(…) The French president said the budget deficit, which he had previously pledged to reduce to 3 per cent of gross domestic product in line with EU commitments, would “probably stand at 3.7 per cent in 2013 even though we will try to make it lower”. (…)
Mr Weidmann said: “One can always discuss the details – structural consolidation versus nominal targets – but at the end of the day, nominal targets are a lot more visible and if the impression were to be created that these rules were being treated very laxly the first time they are implemented, that would be a bad signal for the whole currency union.”
Monetary measures to cool home prices to continue Monetary policies to cool home prices in China will continue or even strengthen in the future, said the country’s central bank governor Zhou Xiaochuan at a press conference on Wednesday.
China should remain on high alert for inflation China’s central bank governor Zhou Xiaochuan said Wednesday that China should remain on high alert for inflation and the bank will take measures to stabilize prices.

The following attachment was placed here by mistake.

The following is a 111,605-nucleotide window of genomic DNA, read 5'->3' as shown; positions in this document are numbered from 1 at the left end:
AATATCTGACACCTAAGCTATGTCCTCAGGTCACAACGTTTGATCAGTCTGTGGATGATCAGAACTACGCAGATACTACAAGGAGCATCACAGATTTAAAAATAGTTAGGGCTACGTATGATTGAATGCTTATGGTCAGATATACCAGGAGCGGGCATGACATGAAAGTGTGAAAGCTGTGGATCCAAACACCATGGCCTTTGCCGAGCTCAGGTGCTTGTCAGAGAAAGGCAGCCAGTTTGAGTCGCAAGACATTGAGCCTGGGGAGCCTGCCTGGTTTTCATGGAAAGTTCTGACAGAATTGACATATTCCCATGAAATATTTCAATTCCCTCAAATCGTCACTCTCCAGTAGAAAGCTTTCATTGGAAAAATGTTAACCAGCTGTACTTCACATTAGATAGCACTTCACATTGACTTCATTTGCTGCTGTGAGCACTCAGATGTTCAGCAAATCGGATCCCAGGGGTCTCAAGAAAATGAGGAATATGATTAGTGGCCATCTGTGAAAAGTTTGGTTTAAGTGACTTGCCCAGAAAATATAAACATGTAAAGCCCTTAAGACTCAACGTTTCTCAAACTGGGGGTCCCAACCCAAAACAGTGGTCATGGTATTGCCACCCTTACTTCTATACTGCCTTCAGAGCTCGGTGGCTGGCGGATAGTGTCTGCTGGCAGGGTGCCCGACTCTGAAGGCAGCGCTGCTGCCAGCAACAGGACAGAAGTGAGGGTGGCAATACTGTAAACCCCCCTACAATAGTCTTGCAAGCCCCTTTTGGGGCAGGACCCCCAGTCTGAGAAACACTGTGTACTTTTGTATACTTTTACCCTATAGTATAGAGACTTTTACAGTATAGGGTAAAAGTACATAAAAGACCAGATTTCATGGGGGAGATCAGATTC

OPEC Acknowledges U.S. Oil Threat
The Wall Street Journal’s Sarah Kent explains that, having initially played down the threat from U.S. production growth, OPEC now expects increases in supply from countries not in the cartel to grow by more than 1 million barrels a day.
This could be the start of a quantum shift in oil-market dynamics. A study from the International Energy Agency last year predicted that by 2020, U.S. oil production will outstrip that of OPEC’s de facto leader, Saudi Arabia.
- “Almost every one I talk to is now bullish,” observed long-term bear David Rosenberg, the chief economist at Gluskin Sheff + Associates Inc., in a note to clients earlier this year.
- Richard Russell Says Buy Dow Industrials ETF
Richard Russell raised eyebrows Tuesday when a report surfaced the noted Dow Theorist is telling newsletter clients to buy SPDR Dow Jones Industrial Average ETF (NYSE Arca: DIA) in an apparent reversal of his bearish stance.
“Yes, I know that this market is uncorrected during its long rise from the 2009 low, and I know that there are risks in buying an uncorrected advance that is becoming uncomfortably long in the tooth, but my suggestion is that my subscribers should take a chance … and take a position in the DIAs,” Russell said, according to a King World News report. (…)
“By taking a position in the market, you’ll be casting yourself on the side of the optimists, and you’ll also be casting your vote on the side of Ben Bernanke and the Feds,” Russell said. “Besides, it’s fun to be able, for once, to place yourself on the cheerleaders side of the US markets, and it makes sense to be on the side of America’s Federal Reserve.”
The buy recommendation drew attention because in a separate King World News report last week Russell said he didn’t trust the rally as the Dow reached all-time highs.[Dow Industrials, Transports ETFs Hit Records]